Preserving Basic U.S. Industries: The Implications of Trumponomics

Cal Clark
Emeritus Professor of Political Science, Auburn University in the USA.

Evelyn A. Clark
Associate Professor of Sociology, SUNY Oswego

Series: Political Leaders and Their Assessment
BISAC: POL040000



Volume 10

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Special issue: Resilience in breaking the cycle of children’s environmental health disparities
Edited by I Leslie Rubin, Robert J Geller, Abby Mutic, Benjamin A Gitterman, Nathan Mutic, Wayne Garfinkel, Claire D Coles, Kurt Martinuzzi, and Joav Merrick


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The commencement of America’s Industrial Revolution in the 1870s set off a “special century” of economic and social progress and transformation. After World War II, the United States created the first middle-class society. Beginning in the 1970s, however, a new transformation began that has produced decidedly mixed results. Globalization pushed many important industries off shore; the emerging information age changed the nature of the U.S. workforce; and shifting business and government policies put increasing pressures on employees. The major losers here were the working class of those who did not possess a college education and people who live in rural areas. Unfortunately, before 2016 neither major party had addressed the need for finding “good jobs” for either set of Americans.

Donald Trump ran for President of the United States in 2016 as a Republican on a platform that included a strong appeal to the white working class, promising to use the power of government to overturn the forces of globalization to bring good jobs back to the U.S. and restore prosperity to the victims of globalization and neoliberalism. Indeed, the term “Trumponomics” was soon coined to describe his distinctive, if not unique, economic strategy. Our analysis is rather skeptical about the potential for helping the American working class preserve a middle-class life style. Most fundamentally, Trump’s strategy of winning elections and maintaining power emphasizes cultural, not economic, issues. Furthermore, three central components of the President’s economic strategy are problematic as well.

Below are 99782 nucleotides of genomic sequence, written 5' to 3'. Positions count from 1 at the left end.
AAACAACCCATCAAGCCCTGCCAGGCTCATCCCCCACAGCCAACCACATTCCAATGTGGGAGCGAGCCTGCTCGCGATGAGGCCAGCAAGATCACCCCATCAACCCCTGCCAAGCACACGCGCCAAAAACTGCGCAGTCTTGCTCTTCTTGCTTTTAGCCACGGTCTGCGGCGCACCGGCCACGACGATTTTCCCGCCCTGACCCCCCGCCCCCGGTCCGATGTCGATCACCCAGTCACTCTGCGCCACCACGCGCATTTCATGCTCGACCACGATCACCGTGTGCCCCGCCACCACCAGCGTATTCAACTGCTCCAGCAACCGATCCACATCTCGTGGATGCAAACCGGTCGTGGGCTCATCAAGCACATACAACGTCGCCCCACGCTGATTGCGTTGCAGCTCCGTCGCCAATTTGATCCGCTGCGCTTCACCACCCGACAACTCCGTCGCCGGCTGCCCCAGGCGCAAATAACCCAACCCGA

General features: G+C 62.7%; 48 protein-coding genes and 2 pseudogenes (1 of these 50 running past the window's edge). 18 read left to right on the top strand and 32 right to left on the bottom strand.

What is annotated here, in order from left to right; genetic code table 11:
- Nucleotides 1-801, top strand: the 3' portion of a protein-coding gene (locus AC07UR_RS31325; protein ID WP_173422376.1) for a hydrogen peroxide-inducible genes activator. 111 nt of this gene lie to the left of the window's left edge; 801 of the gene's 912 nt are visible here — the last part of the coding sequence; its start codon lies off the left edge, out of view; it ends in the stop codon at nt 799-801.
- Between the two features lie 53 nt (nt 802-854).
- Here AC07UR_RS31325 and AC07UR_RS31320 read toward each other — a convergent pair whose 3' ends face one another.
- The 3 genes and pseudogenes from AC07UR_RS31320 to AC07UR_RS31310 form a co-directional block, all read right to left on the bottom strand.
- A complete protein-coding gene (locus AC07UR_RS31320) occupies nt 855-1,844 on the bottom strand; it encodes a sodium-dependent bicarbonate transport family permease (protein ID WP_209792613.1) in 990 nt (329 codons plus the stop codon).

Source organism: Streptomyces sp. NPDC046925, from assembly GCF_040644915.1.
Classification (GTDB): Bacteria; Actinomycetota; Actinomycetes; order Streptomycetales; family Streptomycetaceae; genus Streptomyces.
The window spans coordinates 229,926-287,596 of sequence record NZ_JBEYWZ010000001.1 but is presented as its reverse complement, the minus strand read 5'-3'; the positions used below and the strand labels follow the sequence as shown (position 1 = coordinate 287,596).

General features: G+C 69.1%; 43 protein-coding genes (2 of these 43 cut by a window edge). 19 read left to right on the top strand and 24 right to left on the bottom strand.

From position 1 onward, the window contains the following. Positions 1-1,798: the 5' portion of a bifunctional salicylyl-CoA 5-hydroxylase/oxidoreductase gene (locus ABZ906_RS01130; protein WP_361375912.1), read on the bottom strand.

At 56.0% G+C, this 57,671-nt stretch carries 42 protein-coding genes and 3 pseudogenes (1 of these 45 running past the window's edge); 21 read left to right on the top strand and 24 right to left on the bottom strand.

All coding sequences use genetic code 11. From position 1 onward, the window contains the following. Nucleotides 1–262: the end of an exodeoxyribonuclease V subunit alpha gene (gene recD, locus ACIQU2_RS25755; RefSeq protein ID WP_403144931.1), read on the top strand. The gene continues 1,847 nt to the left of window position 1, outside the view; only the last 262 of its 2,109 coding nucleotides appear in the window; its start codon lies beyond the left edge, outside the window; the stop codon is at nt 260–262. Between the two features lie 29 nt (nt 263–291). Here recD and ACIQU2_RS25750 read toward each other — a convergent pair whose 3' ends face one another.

First, Trumponomics ignores several key causes of working-class distress; second, some of the President’s economic policies contradict each other and/or may well have counterproductive effects; and third, some are quite controversial and face strong opposition from Democrats or even from important Republican constituencies. Still, Donald Trump should be commended for highlighting economic problems that a considerable number of Americans face; and the opponents of Trumponomics need to rise to the challenge of meeting this creeping economic crisis.
(Imprint: Nova)


Chapter 1. Preserving Basic U.S. Industries: The Implications of Trumponomics

Chapter 2. The Dynamics and Dangers of Development

Chapter 3. The Changing Trajectories of Industrialization in the United States

Chapter 4. The Role of Government in America’s Changing Economic Fortunes

Chapter 5. The Trump Coalition

Chapter 6. Trumponomics as a Strategy for Reviving Working Class Jobs

Chapter 7. Implications


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